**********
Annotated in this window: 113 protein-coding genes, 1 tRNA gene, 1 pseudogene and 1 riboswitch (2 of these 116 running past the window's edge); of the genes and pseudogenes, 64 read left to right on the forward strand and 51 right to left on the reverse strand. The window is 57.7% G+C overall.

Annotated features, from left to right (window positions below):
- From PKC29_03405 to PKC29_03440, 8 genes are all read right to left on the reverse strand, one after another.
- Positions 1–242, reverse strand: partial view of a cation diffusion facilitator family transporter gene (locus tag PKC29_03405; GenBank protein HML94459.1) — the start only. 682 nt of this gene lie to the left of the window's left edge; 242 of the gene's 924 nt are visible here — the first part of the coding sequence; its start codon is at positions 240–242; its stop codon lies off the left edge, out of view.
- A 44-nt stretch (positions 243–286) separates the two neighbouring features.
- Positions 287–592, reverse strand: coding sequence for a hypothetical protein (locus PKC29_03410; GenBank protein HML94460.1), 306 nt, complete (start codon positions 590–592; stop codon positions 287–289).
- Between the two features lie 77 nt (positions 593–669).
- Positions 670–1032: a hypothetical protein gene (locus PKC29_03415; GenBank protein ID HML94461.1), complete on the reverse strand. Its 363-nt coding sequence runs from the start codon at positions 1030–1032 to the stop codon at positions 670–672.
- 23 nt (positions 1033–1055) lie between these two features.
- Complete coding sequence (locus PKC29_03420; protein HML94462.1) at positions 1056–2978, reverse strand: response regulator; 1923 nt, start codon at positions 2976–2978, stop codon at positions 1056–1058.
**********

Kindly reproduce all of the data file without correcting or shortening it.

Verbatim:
Annotated in this window: 113 protein-coding genes, 1 tRNA gene, 1 pseudogene and 1 riboswitch (2 of these 116 running past the window's edge); of the genes and pseudogenes, 64 read left to right on the forward strand and 51 right to left on the reverse strand. The window is 57.7% G+C overall.

Annotated features, from left to right (window positions below):
- From PKC29_03405 to PKC29_03440, 8 genes are all read right to left on the reverse strand, one after another.
- Positions 1–242, reverse strand: partial view of a cation diffusion facilitator family transporter gene (locus tag PKC29_03405; GenBank protein HML94459.1) — the start only. 682 nt of this gene lie to the left of the window's left edge; 242 of the gene's 924 nt are visible here — the first part of the coding sequence; its start codon is at positions 240–242; its stop codon lies off the left edge, out of view.
- A 44-nt stretch (positions 243–286) separates the two neighbouring features.
- Positions 287–592, reverse strand: coding sequence for a hypothetical protein (locus PKC29_03410; GenBank protein HML94460.1), 306 nt, complete (start codon positions 590–592; stop codon positions 287–289).
- Between the two features lie 77 nt (positions 593–669).
- Positions 670–1032: a hypothetical protein gene (locus PKC29_03415; GenBank protein ID HML94461.1), complete on the reverse strand. Its 363-nt coding sequence runs from the start codon at positions 1030–1032 to the stop codon at positions 670–672.
- 23 nt (positions 1033–1055) lie between these two features.
- Complete coding sequence (locus PKC29_03420; protein HML94462.1) at positions 1056–2978, reverse strand: response regulator; 1923 nt, start codon at positions 2976–2978, stop codon at positions 1056–1058.